Over the past decade, multiphase pumping technology has been increasingly becoming an acceptable alternative for conventional technologies. Indeed in many oil producing areas of the world, multiphase pumping is considered a state of the art and best practice. Multiphase pumping can offer numerous advantages in terms of HSE, operability, capital and operating costs as well as improved recovery.
Operators in the gulf countries have been slow to introduce multiphase pumping. The number of operating field installations in the gulf to date is limited. This is due to a number of reasons.
This paper presents an overview of multiphase pumping technology. The paper reviews the current multiphase installations in the gulf and addresses the reasons behind the limited applications. Future potential applications of this technology in the region are also discussed.
As demand for energy continues to grow, the importance of increasing recovery from existing reservoirs and developing marginal fields have become essential. Producers are looking at new technologies such as multiphase pumping to extend reservoir life and improve recovery. The first oil field testing of multiphase pump prototypes took place in the early nineties. Since then, there are now several hundred multiphase pump installations throughout the world. These installations are onshore, offshore on topside and subsea.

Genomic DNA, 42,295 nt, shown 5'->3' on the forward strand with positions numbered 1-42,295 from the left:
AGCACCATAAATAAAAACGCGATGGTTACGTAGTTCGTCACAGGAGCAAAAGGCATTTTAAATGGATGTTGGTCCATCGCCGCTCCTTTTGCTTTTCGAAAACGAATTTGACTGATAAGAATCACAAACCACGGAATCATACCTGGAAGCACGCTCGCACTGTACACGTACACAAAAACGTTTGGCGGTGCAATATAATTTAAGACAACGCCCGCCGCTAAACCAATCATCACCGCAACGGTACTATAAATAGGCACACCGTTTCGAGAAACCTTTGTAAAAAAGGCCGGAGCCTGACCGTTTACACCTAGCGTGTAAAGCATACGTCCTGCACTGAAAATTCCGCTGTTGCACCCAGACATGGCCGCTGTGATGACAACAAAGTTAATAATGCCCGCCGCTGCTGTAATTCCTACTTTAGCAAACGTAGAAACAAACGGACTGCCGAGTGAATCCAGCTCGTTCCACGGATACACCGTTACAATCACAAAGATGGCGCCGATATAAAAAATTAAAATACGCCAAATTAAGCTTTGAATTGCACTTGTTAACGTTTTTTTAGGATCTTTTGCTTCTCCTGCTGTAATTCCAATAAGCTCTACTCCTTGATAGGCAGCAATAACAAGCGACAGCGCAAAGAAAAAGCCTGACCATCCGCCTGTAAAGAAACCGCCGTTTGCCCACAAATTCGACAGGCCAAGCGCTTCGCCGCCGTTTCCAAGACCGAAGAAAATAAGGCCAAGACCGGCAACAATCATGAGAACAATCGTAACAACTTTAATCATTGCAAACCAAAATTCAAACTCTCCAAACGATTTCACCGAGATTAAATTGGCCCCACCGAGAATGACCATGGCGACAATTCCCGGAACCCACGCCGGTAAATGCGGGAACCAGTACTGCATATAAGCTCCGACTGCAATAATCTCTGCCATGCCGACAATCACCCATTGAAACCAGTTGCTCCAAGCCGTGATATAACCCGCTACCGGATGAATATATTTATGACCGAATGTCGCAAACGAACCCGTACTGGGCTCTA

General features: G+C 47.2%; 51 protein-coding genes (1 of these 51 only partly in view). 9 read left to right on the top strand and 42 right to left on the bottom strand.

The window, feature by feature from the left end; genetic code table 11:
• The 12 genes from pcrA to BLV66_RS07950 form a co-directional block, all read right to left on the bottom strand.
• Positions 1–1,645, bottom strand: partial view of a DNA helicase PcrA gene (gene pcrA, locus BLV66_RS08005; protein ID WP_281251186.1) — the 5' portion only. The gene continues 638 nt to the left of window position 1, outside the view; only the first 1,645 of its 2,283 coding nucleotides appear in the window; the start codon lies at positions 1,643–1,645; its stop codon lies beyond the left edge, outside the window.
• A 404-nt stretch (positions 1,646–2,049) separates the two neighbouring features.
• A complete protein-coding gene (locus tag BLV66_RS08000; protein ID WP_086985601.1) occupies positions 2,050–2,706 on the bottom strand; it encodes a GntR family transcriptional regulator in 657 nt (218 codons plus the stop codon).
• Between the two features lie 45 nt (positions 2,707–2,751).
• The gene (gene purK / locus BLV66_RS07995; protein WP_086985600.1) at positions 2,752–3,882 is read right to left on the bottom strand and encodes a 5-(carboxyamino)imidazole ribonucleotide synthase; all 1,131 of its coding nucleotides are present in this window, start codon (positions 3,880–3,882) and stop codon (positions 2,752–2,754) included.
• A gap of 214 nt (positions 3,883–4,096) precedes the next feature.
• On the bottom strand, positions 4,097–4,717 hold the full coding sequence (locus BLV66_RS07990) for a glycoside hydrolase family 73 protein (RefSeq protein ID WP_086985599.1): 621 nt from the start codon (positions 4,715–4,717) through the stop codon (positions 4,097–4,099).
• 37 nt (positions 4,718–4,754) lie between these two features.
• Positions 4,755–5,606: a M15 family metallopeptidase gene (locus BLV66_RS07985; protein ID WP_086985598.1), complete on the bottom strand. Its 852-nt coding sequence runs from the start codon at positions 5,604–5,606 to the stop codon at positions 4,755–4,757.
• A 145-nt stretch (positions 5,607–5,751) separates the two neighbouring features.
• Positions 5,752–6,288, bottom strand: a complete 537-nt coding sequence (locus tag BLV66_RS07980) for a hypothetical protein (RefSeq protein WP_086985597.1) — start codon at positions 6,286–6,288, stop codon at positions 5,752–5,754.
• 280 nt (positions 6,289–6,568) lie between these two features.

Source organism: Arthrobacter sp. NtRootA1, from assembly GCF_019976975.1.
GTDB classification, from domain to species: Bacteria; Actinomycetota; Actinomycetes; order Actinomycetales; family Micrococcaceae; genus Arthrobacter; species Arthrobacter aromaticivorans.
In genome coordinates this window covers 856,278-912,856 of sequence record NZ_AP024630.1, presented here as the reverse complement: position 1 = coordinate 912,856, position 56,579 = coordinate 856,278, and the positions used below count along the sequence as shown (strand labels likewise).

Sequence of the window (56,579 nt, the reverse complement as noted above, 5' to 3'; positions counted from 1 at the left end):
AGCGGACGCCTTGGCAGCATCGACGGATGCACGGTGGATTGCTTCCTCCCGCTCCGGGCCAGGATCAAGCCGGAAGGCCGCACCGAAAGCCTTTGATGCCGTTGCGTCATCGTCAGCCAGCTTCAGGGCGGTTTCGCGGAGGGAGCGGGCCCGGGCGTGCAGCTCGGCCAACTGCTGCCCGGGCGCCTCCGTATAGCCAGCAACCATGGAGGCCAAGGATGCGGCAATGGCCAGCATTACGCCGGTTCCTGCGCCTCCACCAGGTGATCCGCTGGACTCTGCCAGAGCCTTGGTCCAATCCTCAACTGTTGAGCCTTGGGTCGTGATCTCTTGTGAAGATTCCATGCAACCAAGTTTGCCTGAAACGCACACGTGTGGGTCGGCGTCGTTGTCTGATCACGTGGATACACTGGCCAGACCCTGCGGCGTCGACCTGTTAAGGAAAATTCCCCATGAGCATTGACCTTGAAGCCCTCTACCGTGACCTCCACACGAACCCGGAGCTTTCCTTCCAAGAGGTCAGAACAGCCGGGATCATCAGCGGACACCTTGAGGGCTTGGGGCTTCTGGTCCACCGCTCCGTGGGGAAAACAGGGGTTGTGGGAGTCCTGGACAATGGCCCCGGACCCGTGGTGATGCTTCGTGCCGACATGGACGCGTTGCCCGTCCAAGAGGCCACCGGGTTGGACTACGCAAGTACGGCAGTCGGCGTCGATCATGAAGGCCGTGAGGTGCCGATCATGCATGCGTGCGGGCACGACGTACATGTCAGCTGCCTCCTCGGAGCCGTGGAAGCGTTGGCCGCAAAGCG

Multiphase pumping offers numerous advantages over conventional oil production techniques. These advantages include the following:
Multiphase pumping eliminates equipment such as separators, compressors, pumps, flares and allows the centralization of processing facilities. This is shown schematically in figures 1 and 2.
One export pipeline instead of two export pipelines.
Multiphase pumping enhances HSE aspects. This is due to eliminating flares and minimizing potential for spills because of the simpler facilities. Also, both foot prints and facilities weight are reduced.
Multiphase pumping can increase the reservoir recovery factor by extending the producing life of mature fields. This is done by lowering the flowing pressure at which the well otherwise would not be produced (figure 3).
Multiphase pumps can improve flow assurance by mitigating some potential problems. For example, multiphase pumps breaks-up terrain or riser-induced slugs and prevents separator flooding and liquid-carry over. Also in some cases, reducing wellhead flowing pressure below hydrate formation pressure will eliminate the need for methanol injection.
Multiphase pumping is particularly attractive for remote areas or for tie-in of remote wells.
Due to the above reasons, multiphase pumps can offer advantages in terms of capital and operating costs.
Historically, multiphase pumps (MPP) were categorized either as twin screw pumps or helicoaxial pumps. Today, there are many types of multiphase pumps using diverse technologies and a more comprehensive classification is required. Scott  classifies multiphase pumps into positive displacement and rotodynamic types. This paper extends Scott's classification further (figure 4).